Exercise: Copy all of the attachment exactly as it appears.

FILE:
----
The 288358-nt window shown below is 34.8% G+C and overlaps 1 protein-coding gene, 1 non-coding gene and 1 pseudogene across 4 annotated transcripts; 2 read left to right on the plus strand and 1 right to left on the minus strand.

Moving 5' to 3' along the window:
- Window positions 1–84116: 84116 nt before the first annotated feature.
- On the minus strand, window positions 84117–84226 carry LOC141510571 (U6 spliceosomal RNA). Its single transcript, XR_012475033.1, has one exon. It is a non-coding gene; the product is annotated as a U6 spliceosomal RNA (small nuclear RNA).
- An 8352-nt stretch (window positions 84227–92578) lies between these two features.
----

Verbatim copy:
The 288358-nt window shown below is 34.8% G+C and overlaps 1 protein-coding gene, 1 non-coding gene and 1 pseudogene across 4 annotated transcripts; 2 read left to right on the plus strand and 1 right to left on the minus strand.

Moving 5' to 3' along the window:
- Window positions 1–84116: 84116 nt before the first annotated feature.
- On the minus strand, window positions 84117–84226 carry LOC141510571 (U6 spliceosomal RNA). Its single transcript, XR_012475033.1, has one exon. It is a non-coding gene; the product is annotated as a U6 spliceosomal RNA (small nuclear RNA).
- An 8352-nt stretch (window positions 84227–92578) lies between these two features.